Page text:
The widening income gap between the richest Alabamians and everyone else is reducing consumer spending and hurting the state’s economy, according to a new ACPP report released today as part of The State of Working Alabama 2014. Alabama is among the top half of states for the severity of its income inequality, and its income gap is increasing at one of the highest rates in the nation.
“People whose hard work and talent make our lives better deserve to be rewarded for their efforts,” ACPP executive director Kimble Forrister said. “But when income inequality becomes extreme, it hurts the economy and endangers our future.”
Key findings from the report include:
- Between 1979 and 2007, the top 1 percent of Alabamians saw income growth of 158.8 percent, while the incomes of everyone else grew on average by only 20.5 percent.
- Between 2009 and 2011, all income growth in Alabama accrued to the richest 1 percent of the state’s population.
- Between 2008 and 2012, the top fifth of Alabamians held more than half of the state’s total income, and the top 5 percent alone held 21.4 percent.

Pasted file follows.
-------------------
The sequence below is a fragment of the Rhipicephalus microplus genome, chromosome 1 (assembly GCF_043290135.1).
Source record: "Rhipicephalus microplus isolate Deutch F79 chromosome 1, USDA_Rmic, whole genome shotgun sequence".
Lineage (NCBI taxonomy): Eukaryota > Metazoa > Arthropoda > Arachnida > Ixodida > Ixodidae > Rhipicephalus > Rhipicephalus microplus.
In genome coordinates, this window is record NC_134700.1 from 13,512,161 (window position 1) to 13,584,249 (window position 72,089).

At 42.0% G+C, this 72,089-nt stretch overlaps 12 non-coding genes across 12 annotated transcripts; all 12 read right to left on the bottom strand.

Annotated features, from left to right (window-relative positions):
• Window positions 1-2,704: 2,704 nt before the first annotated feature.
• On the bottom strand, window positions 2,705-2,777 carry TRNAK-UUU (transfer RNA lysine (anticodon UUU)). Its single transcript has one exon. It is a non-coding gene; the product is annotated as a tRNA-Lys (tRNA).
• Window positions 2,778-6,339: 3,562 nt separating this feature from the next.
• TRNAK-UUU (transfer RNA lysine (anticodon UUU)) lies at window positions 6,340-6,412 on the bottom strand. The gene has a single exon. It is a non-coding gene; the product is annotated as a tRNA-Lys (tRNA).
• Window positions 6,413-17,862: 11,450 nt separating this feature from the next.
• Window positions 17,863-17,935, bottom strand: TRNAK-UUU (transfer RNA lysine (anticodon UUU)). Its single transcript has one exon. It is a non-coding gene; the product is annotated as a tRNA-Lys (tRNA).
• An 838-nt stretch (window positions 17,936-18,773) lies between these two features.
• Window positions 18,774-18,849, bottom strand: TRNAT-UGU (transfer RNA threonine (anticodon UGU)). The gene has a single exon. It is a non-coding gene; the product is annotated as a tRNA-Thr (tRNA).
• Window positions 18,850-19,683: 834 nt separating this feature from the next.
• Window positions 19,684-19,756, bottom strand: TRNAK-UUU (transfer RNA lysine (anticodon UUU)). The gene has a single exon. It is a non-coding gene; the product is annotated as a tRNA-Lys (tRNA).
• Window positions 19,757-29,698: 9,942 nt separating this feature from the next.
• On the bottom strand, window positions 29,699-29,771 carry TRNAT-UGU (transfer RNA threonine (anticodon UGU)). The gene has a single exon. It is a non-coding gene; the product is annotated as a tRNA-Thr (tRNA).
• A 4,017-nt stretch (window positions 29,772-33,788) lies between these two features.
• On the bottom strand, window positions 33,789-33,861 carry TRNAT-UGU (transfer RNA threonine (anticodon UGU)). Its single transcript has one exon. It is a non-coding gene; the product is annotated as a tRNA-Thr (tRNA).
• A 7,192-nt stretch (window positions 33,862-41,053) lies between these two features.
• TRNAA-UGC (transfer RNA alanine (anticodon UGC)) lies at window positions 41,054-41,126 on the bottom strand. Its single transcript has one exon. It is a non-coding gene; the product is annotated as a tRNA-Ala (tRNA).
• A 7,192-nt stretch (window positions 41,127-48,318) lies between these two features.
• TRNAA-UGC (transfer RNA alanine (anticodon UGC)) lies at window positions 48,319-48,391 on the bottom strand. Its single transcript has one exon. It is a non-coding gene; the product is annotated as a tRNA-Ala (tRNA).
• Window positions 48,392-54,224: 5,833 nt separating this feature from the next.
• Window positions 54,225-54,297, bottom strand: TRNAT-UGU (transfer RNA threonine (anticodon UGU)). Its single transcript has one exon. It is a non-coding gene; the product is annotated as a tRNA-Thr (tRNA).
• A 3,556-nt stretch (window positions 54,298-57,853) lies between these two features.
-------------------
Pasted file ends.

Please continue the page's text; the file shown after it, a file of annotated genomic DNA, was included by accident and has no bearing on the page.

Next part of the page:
In 22 Alabama counties, the share of income held by the top 5 percent exceeded the state average. In six of those – Clarke, Conecuh, Jefferson, Lamar, Lowndes and Randolph – that share topped 24 percent.
Numerous state policies could reduce the worst effects of Alabama’s growing income inequality, Forrister said. Ending the state sales tax on groceries and replacing the revenue responsibly would help families make their paychecks go further, he said, as would closing the health coverage gap by expanding Medicaid to cover nearly 185,000 uninsured Alabama workers.
“Alabama should adopt policies that help everyone share in the benefits of economic growth,” Forrister said. “By investing now in education, transportation, affordable housing and other vital infrastructure, Alabama can pave the way for broadly shared prosperity for decades to come.”